Goodbye Glee, Hello Gorgeous

Lea Michele returns to the Broadway stage in the critically acclaimed revival of the Jules Styne classic, “Funny Girl”



Through the eyes of a rising star, “Funny Girl” explores the ups and downs of being a part of the entertainment industry.


“Funny Girl,” the heart-wrenching tale of Fanny Brice’s rise to stardom and the downfall of her marriage, leaves the audience yearning for that once-in-a-lifetime whirlwind romance. The show’s plot involving two lovers who succumb to the odds are as relevant today as they were during the show’s original run in 1964. This Golden Age revival brings new life to Broadway through its magnificent direction and immensely talented cast. 

An electric chemistry fuels the rollercoaster relationship between Fanny Brice (Lea Michele) and Nick Arnstein (Ramin Karimloo). A star-crossed affair driven by infatuation and inspiration, Michele and Karimloo allow the audience to take a peek into their characters’ souls, a level of vulnerability rarely seen in contemporary shows. 

“Funny Girl” romanticizes and exaggerates the story of legendary performer and actress Fanny Brice, who came to fame in 1910 as the headliner for the “Ziegfeld Follies.” The show accurately depicts the standards for female performers at the time: pretty, tall, voluptuous and white. Fanny was the antithesis of this standard: cute, short, scrawny and ethnically Jewish. The rest of Fanny’s story is exaggerated, beginning with Fanny being fired from the chorus of a show because “if a girl isn’t pretty like a Miss Atlantic City, she’s a real Miss Nobody USA.” 

Michele beautifully explores how Fanny’s lack of traditional beauty greatly affected her at the beginning of her career, especially as Fanny prioritizes her career over getting married and starting a family, a controversial decision that garners her many critiques. The audience sees a dichotomy between what has coyly been referred to as a “modern woman” and what is known as a “Sadie” in the show. Sadie is the daughter of a staple character of the neighborhood but does not contribute anything to the plot of the story besides being discussed in order to remind Fanny of the societal standard she is held up against. Fanny finds strength, security and self-love in Nick Arnstein, their union finally making her a “Sadie, Sadie, married lady.” 

The show does not just explore her professional success but also provides an in-depth look at her humanity, weakness and love life. Michele and Karimloo’s chemistry allows the audience to experience the nuance of a relationship like that of Nick and Fanny. As their love and Fanny’s success blossom, we see that love sometimes cannot prevail.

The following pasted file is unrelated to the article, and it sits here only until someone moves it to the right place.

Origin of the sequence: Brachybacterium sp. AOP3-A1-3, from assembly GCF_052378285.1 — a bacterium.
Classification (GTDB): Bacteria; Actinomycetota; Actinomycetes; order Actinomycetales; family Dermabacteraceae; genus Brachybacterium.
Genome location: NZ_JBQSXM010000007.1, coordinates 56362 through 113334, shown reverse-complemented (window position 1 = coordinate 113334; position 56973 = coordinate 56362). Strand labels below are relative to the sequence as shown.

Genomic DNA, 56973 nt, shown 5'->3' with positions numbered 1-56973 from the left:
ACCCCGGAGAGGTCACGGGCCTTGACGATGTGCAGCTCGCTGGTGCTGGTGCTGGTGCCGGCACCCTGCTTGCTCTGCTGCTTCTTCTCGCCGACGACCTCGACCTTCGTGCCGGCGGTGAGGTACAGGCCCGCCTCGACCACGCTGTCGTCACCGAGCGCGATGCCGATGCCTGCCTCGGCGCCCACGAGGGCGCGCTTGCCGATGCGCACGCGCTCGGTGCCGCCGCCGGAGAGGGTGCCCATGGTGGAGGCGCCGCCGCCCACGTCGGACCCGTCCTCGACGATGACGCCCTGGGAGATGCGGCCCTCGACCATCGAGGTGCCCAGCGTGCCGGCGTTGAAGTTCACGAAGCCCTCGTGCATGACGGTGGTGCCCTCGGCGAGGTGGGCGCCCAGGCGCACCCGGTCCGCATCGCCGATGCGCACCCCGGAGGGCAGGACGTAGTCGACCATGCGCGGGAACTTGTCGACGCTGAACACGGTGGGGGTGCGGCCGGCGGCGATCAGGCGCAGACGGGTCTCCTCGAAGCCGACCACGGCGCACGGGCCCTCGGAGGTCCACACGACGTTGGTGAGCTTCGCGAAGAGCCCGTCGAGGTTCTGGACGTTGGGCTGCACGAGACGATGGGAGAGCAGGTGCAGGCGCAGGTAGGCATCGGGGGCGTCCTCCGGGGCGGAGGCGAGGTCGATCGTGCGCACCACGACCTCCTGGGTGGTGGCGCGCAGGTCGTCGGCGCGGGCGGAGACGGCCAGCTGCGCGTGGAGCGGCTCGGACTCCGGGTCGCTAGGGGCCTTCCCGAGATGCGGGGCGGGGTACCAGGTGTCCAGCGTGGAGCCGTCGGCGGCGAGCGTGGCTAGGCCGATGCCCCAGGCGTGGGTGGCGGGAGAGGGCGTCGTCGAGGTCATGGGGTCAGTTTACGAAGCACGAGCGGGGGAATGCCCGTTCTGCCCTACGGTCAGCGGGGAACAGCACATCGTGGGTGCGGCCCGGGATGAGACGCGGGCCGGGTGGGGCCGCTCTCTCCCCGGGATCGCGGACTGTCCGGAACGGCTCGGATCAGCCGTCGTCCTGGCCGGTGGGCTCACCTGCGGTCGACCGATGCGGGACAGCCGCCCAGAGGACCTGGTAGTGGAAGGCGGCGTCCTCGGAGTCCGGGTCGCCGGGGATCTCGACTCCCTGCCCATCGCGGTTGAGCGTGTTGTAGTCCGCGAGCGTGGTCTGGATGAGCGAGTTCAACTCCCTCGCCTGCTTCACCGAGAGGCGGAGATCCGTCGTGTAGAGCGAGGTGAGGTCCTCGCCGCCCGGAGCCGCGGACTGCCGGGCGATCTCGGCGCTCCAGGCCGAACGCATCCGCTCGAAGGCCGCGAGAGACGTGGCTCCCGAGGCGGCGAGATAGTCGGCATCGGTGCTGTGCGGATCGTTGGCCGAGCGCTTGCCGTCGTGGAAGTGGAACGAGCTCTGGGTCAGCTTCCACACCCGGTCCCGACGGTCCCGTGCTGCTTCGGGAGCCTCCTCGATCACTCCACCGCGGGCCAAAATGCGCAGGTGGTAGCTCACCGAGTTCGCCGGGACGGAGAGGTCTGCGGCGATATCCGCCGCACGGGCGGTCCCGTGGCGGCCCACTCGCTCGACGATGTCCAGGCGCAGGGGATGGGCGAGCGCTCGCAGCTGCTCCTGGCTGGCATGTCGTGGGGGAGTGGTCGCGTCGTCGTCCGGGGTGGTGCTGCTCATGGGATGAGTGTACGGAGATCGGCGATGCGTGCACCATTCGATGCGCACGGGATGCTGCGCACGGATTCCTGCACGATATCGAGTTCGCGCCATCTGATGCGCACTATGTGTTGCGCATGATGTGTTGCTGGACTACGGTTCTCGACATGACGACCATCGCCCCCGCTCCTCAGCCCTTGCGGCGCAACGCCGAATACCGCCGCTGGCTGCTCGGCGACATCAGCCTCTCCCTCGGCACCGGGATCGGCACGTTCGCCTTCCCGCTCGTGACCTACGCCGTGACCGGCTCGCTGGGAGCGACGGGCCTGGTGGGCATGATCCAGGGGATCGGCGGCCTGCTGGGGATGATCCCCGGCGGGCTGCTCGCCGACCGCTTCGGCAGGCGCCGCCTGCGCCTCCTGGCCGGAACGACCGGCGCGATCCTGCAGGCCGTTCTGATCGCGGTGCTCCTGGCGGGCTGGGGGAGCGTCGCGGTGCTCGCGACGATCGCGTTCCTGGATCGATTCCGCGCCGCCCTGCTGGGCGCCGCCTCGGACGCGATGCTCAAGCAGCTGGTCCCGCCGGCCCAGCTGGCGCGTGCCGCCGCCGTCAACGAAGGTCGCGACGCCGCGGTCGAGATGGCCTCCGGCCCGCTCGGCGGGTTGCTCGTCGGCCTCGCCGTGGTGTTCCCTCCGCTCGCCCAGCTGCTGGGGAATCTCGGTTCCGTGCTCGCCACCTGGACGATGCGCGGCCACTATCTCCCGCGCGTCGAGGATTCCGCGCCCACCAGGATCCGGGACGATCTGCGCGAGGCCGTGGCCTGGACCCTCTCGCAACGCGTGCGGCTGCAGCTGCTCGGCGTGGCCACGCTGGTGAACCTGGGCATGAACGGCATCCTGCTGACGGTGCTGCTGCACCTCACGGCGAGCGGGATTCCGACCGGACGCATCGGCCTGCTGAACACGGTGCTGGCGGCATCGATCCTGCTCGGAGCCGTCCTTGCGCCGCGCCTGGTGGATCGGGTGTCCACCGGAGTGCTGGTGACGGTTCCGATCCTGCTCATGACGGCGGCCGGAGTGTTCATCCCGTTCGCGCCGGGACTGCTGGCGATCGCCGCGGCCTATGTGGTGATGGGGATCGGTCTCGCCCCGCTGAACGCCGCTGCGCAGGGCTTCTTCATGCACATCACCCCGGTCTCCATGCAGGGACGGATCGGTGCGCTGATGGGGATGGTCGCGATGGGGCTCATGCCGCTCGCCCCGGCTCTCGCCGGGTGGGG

Their unconventional love story begins with a romanticized version of Nick being awestruck with Fanny’s uniqueness and talent. Fanny becomes infatuated with his beauty and validation. Ultimately, Nick’s internalized toxic masculinity and Fanny’s success strain their relationship more than love could ever repair it. Through their yearning for mutual understanding, fighting for power and grasping onto their glamorized romance, the audience is given an intricate tale of impossible love. 

Michele and Karimloo have an unreplicable connection that allows them to accentuate their characters’ vulnerability and complicated relationship. As Fanny gains wealth and adoration, Nick experiences poverty and embarrassment. The gentle dynamic of the painstaking dialogue between Fanny and Nick as he tries to regain control as a breadwinner depicts the complexity of fractures in their relationship. No other actors could replicate the chemistry, trust and talent that Michele and Karimloo have, which allow them to navigate, together, the emotional truth of their characters’ relationship. 

Not only do Karimloo and Michele give a stunning performance, but the supporting characters and ensemble reflect how Fanny and Nick’s relationship is destructive to those around them. Tovah Feldshuh plays the quintessential Jewish mother, Mrs. Brice, with her comedic timing, never-ending support and guidance defining her relationship with Fanny. Jared Grimes, who plays Eddie Ryan, gives a remarkable tap performance and gorgeously depicts the unrequited love Eddie has for Fanny. 

The show’s diverse ensemble consisting of the extraordinary talents of Amber Ardolino, Mariah Reives, Leslie Blake Walker, Aliah James, Masumi Iwai and so many others breaks the mold of your typical Ziegfeld chorus girl, righting Ziegfeld’s wrongs and showing the world that talent is not restricted to particular colors or shapes.

“Funny Girl” is a masterpiece that addresses women’s roles in the entertainment industry, how toxic masculinity and insecurity destroy relationships, and how love can suffocate. With its updated and re-imagined composition, direction and storytelling, “Funny Girl” brings new life to a classic tale of show business woes: love, insecurity, destruction and heartbreak. “Funny Girl” gives a voice to a generation that is still plagued by personal struggles similar to those of Fanny and Nick. Fanny’s story is everyone’s story. “Funny Girl” will “belong to the ages. The ages.”